And no one races to their rescue when trouble hits.
Karin Klein | Op-Ed in the L.A. Times
June 29, 2010 -- A brave teenager came to mind the other day. She is a 15-year-old girl who had served time for drugs and robbery, and had decided to shed her past and do well in school. But the streets were a constant danger. She told me, in her gentle voice, how afraid she was to leave Locke High School every day because of the gangs that prowled off campus. Her family had worked out a plan for her: Go to a relative's house nearby until her brother could pick her up and take her home.
Paradoxically, I thought of this girl, and other teenagers I met during a year of covering Locke, because of Abby Sunderland, the bold 16-year-old who plied the ocean, got herself into a sea of trouble and then was rescued as the world watched and fretted. Child experts and adventuring spirits took vehement positions on whether Abby was the offspring of a reckless and publicity-seeking family or a heroine who pointed out the error in our common wisdom that children should be inoculated against every hazard. But the stories of the Locke teenagers give us a third way to look at this: Abby Shmabby.
Oh, sure, I appreciate her fearlessness, or ability to overcome fear. At the same time, I despair of the foolishness that sends a young person out to sea alone knowing that the timing of her departure will bring her to the south Indian Ocean at a particularly treacherous time.
But mostly, I wonder about the nature of actions that grab our collective attention, and those that go ignored.
Dangerous as it is to attempt a solo circumnavigation of the globe, thousands of teenagers here in Southern California have their own extraordinary tales of grit. They conquer their fears and losses, and muster the determination and maturity to navigate neighborhoods as fearsome as 20-foot waves to get to school. They stick with their studies even when they're sailing solo in their pursuit of excellence. And no one races to their rescue when trouble hits.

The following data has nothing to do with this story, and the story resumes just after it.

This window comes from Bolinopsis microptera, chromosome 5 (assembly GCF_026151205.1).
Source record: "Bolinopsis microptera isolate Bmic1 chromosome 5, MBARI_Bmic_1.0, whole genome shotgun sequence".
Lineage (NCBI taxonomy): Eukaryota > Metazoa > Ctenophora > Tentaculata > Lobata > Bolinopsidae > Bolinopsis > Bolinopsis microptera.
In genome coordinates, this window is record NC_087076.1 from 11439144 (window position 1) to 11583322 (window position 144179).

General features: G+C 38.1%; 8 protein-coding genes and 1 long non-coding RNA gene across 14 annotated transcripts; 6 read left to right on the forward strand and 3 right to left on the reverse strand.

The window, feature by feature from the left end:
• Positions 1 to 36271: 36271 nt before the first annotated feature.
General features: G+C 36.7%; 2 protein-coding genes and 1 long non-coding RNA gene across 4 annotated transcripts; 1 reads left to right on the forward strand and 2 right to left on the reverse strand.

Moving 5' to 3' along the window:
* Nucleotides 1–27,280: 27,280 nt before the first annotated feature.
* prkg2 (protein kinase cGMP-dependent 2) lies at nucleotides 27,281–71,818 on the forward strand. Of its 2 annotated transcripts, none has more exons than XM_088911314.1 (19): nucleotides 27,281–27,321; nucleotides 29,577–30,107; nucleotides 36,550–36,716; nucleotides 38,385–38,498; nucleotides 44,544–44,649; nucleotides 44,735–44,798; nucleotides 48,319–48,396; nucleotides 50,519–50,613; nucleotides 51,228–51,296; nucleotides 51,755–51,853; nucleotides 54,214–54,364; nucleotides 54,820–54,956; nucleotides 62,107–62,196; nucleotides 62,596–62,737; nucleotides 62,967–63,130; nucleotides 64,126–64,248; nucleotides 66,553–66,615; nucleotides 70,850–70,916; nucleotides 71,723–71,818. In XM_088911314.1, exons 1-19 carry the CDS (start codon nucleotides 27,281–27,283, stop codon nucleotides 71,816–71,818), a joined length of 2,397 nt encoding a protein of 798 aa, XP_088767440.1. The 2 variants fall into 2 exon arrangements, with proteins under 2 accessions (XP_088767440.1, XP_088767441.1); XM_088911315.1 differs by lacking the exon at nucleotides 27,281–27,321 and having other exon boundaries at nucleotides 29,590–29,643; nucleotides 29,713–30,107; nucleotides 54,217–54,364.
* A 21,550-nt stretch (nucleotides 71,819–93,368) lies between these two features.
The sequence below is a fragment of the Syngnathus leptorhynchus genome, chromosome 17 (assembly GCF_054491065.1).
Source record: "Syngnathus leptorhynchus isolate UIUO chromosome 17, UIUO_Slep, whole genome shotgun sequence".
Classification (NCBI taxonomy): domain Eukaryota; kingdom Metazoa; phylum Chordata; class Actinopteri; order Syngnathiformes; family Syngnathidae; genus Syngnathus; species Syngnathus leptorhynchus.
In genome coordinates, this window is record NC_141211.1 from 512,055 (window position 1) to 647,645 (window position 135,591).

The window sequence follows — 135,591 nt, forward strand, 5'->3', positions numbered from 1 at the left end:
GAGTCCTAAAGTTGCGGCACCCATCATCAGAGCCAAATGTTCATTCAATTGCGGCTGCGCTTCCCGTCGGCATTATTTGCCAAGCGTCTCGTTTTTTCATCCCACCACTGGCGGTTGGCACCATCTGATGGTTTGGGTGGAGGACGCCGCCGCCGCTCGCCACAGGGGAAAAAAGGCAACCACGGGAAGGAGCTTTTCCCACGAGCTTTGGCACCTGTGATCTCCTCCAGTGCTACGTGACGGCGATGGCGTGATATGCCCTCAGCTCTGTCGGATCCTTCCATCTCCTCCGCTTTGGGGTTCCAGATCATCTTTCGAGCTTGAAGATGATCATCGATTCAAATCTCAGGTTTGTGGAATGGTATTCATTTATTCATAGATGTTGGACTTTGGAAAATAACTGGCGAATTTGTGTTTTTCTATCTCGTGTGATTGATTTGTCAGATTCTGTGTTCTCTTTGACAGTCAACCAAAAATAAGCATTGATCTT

Say what you will about Abby's parents, they buoyed her with support of every kind. A super-safe boat with special watertight compartments, various emergency beacons, drysuit, you name it. They made sure she had oodles of coaching, family-taught skills and adult-led supervision so she could tackle those dangers. They were even prepared for the dangerous shoals of a possible reality show. And when Abby got in trouble on the seas, the world came to her rescue.
The world doesn't galvanize for that kind of rescue in neighborhoods where children have trouble getting to school safely because each block on the way is controlled by a different gang. They go to campuses that usually aren't set up for their success. Some have supportive families that try to guide them, but others don't. Some don't have families at all; more than 20% of Locke students are in the foster-care system. Many don't even get enough to eat. Yet some of them push themselves every day to go to school, to try for a better future.
I met a lot of kids like that at Locke.
One senior told me about how much he was looking forward to attending George Washington University, where he'd been accepted after racking up an impressive list of Advanced Placement courses. Reaching that lofty place took years of planning that included plotting a safe route to school, past the different gang factions.